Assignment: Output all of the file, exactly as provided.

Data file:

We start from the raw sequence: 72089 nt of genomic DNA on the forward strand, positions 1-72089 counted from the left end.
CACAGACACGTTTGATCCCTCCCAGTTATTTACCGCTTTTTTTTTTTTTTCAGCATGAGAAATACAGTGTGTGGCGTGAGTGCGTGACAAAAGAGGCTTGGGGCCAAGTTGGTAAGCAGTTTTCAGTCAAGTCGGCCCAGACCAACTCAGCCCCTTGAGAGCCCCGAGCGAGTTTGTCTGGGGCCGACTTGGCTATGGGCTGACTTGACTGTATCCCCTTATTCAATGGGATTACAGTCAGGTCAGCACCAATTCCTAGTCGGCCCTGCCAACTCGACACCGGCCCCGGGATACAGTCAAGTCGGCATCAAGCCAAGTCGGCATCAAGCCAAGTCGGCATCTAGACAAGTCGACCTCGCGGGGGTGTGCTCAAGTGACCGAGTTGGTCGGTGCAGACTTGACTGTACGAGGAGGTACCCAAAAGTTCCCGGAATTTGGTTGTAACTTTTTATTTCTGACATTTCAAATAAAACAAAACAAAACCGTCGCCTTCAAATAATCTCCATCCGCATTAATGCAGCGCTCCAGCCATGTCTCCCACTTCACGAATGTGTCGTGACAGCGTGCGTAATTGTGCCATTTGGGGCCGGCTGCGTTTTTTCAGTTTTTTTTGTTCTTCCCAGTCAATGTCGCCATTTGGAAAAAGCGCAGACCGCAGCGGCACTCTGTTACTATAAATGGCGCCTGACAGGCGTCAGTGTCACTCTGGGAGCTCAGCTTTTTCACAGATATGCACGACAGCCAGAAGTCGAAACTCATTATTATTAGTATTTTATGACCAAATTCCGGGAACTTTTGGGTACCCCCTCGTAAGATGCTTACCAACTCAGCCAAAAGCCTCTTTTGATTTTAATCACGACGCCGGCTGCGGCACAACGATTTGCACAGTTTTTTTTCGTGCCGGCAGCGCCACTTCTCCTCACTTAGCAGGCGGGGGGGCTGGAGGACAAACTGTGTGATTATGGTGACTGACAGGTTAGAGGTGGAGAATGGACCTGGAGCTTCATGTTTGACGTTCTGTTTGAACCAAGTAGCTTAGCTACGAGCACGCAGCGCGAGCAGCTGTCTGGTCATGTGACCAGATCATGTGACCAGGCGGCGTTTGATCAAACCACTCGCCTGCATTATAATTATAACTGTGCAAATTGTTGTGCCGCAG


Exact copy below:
We start from the raw sequence: 72089 nt of genomic DNA on the forward strand, positions 1-72089 counted from the left end.
CACAGACACGTTTGATCCCTCCCAGTTATTTACCGCTTTTTTTTTTTTTTCAGCATGAGAAATACAGTGTGTGGCGTGAGTGCGTGACAAAAGAGGCTTGGGGCCAAGTTGGTAAGCAGTTTTCAGTCAAGTCGGCCCAGACCAACTCAGCCCCTTGAGAGCCCCGAGCGAGTTTGTCTGGGGCCGACTTGGCTATGGGCTGACTTGACTGTATCCCCTTATTCAATGGGATTACAGTCAGGTCAGCACCAATTCCTAGTCGGCCCTGCCAACTCGACACCGGCCCCGGGATACAGTCAAGTCGGCATCAAGCCAAGTCGGCATCAAGCCAAGTCGGCATCTAGACAAGTCGACCTCGCGGGGGTGTGCTCAAGTGACCGAGTTGGTCGGTGCAGACTTGACTGTACGAGGAGGTACCCAAAAGTTCCCGGAATTTGGTTGTAACTTTTTATTTCTGACATTTCAAATAAAACAAAACAAAACCGTCGCCTTCAAATAATCTCCATCCGCATTAATGCAGCGCTCCAGCCATGTCTCCCACTTCACGAATGTGTCGTGACAGCGTGCGTAATTGTGCCATTTGGGGCCGGCTGCGTTTTTTCAGTTTTTTTTGTTCTTCCCAGTCAATGTCGCCATTTGGAAAAAGCGCAGACCGCAGCGGCACTCTGTTACTATAAATGGCGCCTGACAGGCGTCAGTGTCACTCTGGGAGCTCAGCTTTTTCACAGATATGCACGACAGCCAGAAGTCGAAACTCATTATTATTAGTATTTTATGACCAAATTCCGGGAACTTTTGGGTACCCCCTCGTAAGATGCTTACCAACTCAGCCAAAAGCCTCTTTTGATTTTAATCACGACGCCGGCTGCGGCACAACGATTTGCACAGTTTTTTTTCGTGCCGGCAGCGCCACTTCTCCTCACTTAGCAGGCGGGGGGGCTGGAGGACAAACTGTGTGATTATGGTGACTGACAGGTTAGAGGTGGAGAATGGACCTGGAGCTTCATGTTTGACGTTCTGTTTGAACCAAGTAGCTTAGCTACGAGCACGCAGCGCGAGCAGCTGTCTGGTCATGTGACCAGATCATGTGACCAGGCGGCGTTTGATCAAACCACTCGCCTGCATTATAATTATAACTGTGCAAATTGTTGTGCCGCAG